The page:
At the time of the British withdrawal, 565 princely states were officially recognized in the Indian subcontinent and, that “in 1947, princely states covered 40% of the area of pre-independence India and constituted 23% of its population.
The land mass that stretches from the lower ranges of the Himalayas towards the south has rarely been ruled as a single entity till the British claimed overlordship over all that and more some two and a half centuries ago. The most extensive coverage by “empire” was by the Maurya around 2400 years ago. In that episode, Chandasoka brought within his domains a territory that extended westward beyond Afghanistan as far as Persia. When he encounters a Buddhist maiden and turns away from violence, he is regarded as ‘Dharmasoka’; thereafter he decides that ‘empire’ should enlighten and bring peace. Among his major conquests was Sri Lanka to which he sent his son, Arahat Mahinda followed by his daughter, Sanghamitta.
I encountered the fall-out of that heritage at Islamabad some thirty years ago. In the course of a desultory conversation on the ‘SAARC Terrace’ with a distinguished public servant of Pakistan who was then, in retirement, serving as Chancellor of the University of Islamabad, he said that since the days of the Mughal empire, the aggression of the Hindus in India had been checked by Buddhist societies. He mentioned Nepal in the north, Sri Lanka in the south, Taxila in the west, Mainamati and Chittagong in the east.
However that may be, what has distinguished the foreign relations of ‘India’ since 1947 is its hostility towards its neighbors: it is no secret that India has never had a friend along its borders. Its record with respect to Indians imported here by the British to fell our forests and plant coffee and tea is more than a footnote to that history: by a pact signed over half a century ago, Sri Lanka agreed to give citizenship to 375,000 of such ‘stateless’ people and India agreed to take back 525,000 of them. Sri Lanka proceeded to honor its commitment – while India obstructed the process of repatriation on Indians that it had agreed to. India’s bad faith has continued to date: it seeks to treat those who were granted Sri Lankan citizenship as if they were citizens of India whose ‘interests’ India is duty bound to protect.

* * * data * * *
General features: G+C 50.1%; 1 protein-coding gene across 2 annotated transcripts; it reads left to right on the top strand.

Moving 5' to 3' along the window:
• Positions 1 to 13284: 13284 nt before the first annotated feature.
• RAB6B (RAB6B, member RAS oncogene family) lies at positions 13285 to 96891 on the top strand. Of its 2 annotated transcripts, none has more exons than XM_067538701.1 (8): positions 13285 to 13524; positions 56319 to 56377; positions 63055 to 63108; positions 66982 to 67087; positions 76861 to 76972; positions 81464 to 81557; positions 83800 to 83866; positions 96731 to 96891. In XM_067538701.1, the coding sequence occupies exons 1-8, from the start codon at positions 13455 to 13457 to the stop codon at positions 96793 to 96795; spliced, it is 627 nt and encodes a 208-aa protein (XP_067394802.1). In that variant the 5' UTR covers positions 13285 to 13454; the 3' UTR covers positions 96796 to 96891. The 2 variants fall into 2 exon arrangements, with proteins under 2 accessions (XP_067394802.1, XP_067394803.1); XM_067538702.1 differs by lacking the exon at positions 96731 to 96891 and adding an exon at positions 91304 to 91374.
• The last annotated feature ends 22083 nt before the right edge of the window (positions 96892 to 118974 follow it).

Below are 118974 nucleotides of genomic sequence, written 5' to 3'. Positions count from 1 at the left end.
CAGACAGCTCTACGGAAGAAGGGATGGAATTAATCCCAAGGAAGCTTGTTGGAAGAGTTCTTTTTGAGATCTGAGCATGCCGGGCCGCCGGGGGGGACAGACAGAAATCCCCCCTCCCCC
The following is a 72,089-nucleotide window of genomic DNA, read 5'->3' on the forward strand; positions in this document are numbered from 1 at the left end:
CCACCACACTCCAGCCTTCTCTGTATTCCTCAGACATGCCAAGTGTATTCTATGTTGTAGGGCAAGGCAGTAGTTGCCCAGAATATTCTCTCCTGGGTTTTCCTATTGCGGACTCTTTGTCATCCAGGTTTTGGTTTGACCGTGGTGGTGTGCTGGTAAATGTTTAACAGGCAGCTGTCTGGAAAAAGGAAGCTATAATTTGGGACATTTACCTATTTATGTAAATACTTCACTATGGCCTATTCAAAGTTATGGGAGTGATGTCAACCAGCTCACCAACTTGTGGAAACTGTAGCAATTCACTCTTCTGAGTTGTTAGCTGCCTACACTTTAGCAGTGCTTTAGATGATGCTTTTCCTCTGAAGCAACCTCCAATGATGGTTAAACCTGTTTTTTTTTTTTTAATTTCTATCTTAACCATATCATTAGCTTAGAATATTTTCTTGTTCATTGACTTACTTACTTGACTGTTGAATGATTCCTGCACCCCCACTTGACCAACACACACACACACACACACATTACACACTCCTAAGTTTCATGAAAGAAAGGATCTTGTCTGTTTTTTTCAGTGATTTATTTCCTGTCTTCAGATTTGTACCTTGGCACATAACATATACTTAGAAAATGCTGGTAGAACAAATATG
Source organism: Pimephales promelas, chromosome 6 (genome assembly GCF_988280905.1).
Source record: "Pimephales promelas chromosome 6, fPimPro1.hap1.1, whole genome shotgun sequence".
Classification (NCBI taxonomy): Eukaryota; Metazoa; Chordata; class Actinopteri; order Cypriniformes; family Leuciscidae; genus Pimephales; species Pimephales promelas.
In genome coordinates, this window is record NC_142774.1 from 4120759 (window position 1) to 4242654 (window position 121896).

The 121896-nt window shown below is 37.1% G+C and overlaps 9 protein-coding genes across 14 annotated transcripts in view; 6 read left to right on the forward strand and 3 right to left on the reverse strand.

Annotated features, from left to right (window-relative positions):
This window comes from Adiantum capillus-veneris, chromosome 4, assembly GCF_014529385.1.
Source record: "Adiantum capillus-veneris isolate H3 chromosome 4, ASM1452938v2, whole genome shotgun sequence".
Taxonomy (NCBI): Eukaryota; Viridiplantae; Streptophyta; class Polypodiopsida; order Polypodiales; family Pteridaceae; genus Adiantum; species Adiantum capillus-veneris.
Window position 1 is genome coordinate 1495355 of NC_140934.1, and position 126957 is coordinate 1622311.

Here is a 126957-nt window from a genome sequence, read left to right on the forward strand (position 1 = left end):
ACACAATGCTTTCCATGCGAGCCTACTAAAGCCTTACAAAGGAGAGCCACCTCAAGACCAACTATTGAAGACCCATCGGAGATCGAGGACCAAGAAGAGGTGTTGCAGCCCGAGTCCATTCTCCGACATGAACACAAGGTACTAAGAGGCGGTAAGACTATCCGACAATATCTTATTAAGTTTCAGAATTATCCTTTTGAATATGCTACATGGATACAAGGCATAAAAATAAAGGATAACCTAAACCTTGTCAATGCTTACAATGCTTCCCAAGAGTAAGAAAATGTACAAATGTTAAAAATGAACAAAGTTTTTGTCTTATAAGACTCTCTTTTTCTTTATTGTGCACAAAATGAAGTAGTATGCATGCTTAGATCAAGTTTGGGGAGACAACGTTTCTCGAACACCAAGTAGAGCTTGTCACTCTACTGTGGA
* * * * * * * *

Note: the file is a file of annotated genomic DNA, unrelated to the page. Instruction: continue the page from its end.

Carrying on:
Quite recently the current Prime Minister of India, Narendra Modi, came to Tamilnadu and declared that the Tamils were his ‘brothers’ and sisters’.
One wonders whether he has ever addressed any member of the ’scheduled castes’ in India in such terms: they constitute some 70% of its population. The South Asia State of Minorities Report 2020 has found that since the BJP was returned to political power in India as of May 0f 2018 “Hate crimes against minorities have seen a spike – taking the form of mob lynching and vigilante violence against Muslims, Christians, and Dalits. BJP also strengthened and expanded a series of discriminatory laws and measures that target religious minorities. These include anti-conversion laws, blamed by human rights groups for empowering Hindutva groups to conduct campaigns of harassment, social exclusion and violence against Christians, Muslims, and other religious minorities across the country’.
Just last November, India’s Supreme Court in a judgment held that all insults and intimidations to persons from the Dalit or tribal communities cannot be constituted as an offence under the Scheduled Castes and Scheduled Tribes (Prevention of Atrocities) Act. They must be made in public with witnesses present and prepared to testify in a court -of-law before such assault is deemed to be an offence.
Though it is well known among historians of this part of the world that what ‘India’ has in the way of culture came mostly from the Mughals who in fact governed a much more extensive area of the sub-continent than the British did, it has become necessary in these days to reiterate those basics.
Such significant contributions as Persian art and culture, as well as architecture are generally known. What ‘India’ has sought to ignore have to do with the Mughal contributions to just governance. They include centralized government that brought together small kingdoms and requiring them to respect human rights, a system of education that took account of pupils’ needs and culture, – and periods of great religious tolerance.
Wikipaedia has it that “at the time of the British withdrawal, 565 princely states were officially recognized in the Indian subcontinent and, that “in 1947, princely states covered 40% of the area of pre-independence India and constituted 23% of its population.
An early example of the mind-set of Indian politicians occurred at the Bandung Conference: Nehru told our Prime Minister, Sir John Kotalawela, that he should have shown him (Nehru) the text of his speech before making it. Sir John told him “You did not show me yours”. Touche.
Perhaps Nehru was irked that Sir John had reiterated the ‘panchaseela’ that were the foundation of the relations sought between the African and Asian nations represented at Bandung: they were, in essence, that there would be no aggression among them and that they would not interfere in each other’s internal affairs.
And being the Buddhist head of a Buddhist country, Kotalawela used the Dhammapada to underline the message of peace.